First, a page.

By Winston Gieseke
Originally published on Advocate.com February 13 2012 5:00 AM ET
Written by Aaron Fricke in 1981, Reflections of a Rock Lobster is an autobiographical tale of the then 18-year-old high school senior who — more than three decades before Constance McMillen made headlines in Mississippi — successfully sued his Rhode Island school for the right to take a same-sex date to the prom. "I remember reading this book 30 years ago and thinking, I would never have had the courage to do that," says Burgess Clark, executive artistic director of the Boston Children's Theatre (BostonChildrensTheatre.org). Clark has now adapted the groundbreaking story into a play that will make its world premiere in March at the Boston Center for the Arts.
The play, which explores topics not often associated with children's theater — gay teens, prejudice, depression — is part of BCT's commitment to broadening the diversity of the arts for today's youth. "Three years ago when I assumed leadership of BCT," says Clark, "I wanted to dedicate it to doing stories of history and triumph through the eyes of a child. We started with The Diary of Anne Frank, and this past year we did To Kill a Mockingbird. Rock Lobster will be third in this series."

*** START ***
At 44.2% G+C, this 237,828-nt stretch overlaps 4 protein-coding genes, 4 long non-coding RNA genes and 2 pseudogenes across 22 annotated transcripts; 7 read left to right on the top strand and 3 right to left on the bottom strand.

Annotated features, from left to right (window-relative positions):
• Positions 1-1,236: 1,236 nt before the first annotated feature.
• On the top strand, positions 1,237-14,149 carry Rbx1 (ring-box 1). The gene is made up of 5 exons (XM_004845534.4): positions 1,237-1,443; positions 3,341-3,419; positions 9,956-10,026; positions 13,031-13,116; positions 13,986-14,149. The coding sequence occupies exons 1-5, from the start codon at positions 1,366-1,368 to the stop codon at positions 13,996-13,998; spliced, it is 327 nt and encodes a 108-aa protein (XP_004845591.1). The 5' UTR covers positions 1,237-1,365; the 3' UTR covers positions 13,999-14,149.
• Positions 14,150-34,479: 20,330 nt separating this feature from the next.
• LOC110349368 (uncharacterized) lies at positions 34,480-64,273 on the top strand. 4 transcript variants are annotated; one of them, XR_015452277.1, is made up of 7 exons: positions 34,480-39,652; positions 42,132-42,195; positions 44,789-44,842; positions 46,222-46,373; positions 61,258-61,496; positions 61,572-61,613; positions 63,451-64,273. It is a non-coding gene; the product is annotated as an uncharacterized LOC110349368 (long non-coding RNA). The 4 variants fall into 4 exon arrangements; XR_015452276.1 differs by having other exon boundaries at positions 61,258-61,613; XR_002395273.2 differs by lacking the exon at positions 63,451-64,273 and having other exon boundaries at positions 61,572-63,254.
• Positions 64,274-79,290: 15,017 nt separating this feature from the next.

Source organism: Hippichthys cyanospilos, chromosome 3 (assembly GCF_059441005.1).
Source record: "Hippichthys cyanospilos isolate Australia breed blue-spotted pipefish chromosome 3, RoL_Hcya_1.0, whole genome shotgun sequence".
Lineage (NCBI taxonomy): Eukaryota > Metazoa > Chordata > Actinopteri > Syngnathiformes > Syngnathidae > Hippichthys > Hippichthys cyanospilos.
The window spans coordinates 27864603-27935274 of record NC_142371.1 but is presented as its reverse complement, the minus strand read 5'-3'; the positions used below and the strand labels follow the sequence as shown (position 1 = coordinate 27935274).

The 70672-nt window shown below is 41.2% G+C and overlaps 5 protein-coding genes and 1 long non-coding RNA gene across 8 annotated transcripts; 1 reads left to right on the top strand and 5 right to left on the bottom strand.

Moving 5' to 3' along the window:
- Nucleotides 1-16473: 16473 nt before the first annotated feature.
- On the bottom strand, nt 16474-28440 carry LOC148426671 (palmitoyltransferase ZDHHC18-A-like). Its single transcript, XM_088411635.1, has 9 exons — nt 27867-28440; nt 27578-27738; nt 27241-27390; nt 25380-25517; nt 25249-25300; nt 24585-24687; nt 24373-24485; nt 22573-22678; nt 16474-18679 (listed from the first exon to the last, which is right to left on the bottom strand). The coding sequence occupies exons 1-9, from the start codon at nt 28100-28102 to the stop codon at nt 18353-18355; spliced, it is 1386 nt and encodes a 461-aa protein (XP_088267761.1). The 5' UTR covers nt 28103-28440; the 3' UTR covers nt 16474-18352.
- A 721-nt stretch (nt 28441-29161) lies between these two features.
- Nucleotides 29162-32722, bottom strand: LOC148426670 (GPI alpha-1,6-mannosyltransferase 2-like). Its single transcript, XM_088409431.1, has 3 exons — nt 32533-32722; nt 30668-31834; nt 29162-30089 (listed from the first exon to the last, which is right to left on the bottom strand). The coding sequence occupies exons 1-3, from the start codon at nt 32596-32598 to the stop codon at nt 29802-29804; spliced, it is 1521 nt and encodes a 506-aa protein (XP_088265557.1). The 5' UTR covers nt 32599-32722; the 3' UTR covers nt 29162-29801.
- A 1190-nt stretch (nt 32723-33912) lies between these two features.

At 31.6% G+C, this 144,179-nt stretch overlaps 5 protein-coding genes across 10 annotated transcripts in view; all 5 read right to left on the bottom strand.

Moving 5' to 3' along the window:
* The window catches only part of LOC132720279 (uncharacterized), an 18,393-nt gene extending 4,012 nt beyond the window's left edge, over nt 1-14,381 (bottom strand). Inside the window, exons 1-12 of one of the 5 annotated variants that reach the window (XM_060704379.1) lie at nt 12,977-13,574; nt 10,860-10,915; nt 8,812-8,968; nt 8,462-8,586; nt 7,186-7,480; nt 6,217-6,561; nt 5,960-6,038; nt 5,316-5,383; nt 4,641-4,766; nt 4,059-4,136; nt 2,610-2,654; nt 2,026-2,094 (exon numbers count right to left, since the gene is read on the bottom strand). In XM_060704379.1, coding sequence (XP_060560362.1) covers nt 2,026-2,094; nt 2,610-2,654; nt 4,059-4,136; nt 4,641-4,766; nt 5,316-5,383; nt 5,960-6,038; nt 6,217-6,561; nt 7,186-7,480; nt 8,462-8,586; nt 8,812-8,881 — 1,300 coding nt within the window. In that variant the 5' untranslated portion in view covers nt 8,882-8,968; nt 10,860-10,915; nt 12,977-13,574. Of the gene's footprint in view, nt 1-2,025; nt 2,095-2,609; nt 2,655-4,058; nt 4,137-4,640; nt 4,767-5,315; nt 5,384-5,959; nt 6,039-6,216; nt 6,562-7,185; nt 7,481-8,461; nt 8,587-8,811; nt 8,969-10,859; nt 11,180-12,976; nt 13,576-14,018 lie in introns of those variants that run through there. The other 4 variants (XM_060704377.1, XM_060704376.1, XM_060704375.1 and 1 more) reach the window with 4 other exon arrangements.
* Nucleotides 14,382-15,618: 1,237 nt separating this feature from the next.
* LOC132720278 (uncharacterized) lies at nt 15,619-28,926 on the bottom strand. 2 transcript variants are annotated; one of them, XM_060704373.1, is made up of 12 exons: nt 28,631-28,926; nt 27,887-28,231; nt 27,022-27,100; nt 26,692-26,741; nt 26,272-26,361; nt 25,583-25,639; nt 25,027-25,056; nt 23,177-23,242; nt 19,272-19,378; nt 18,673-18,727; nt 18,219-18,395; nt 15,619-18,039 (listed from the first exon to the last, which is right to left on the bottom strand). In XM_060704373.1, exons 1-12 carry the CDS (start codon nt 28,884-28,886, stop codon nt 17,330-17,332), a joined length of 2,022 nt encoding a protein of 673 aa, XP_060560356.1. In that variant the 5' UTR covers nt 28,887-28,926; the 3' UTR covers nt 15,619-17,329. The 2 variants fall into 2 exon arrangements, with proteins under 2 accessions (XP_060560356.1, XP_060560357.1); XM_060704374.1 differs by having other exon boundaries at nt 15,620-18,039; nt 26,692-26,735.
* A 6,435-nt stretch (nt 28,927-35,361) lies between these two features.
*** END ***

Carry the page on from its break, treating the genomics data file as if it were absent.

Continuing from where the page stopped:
And while it may be disheartening to think that decades after Fricke's book came out, LGBT teens are still dealing with similar issues, Clark notes some definite progress. Performed by students aged 14-19, the play features an onstage kiss between two boys, neither of whom seemed particularly fazed by the act. "One of the boys was in Diary of Anne Frank and kissed the actress playing Anne Frank," says Clark. "[When the Rock Lobster kiss was discussed], he just kind of shrugged and said, 'What's the difference between that and this?'"
As for Fricke, who provided a voice to a generation of LGBT kids, he now hopes to let some of those he inspired speak for themselves. "Over the years, I've received letters from around the world," Fricke says, and with the help of Facebook, he has been approaching those who reached out and inviting them to write an update. "I thought it would be great to put them into a book: a letter from 30 years ago next to one from today. Almost like proof that it gets better." After all, says Fricke, now 50, "growing up gay doesn't end when you graduate from high school. Growing up gay is a lifetime experience."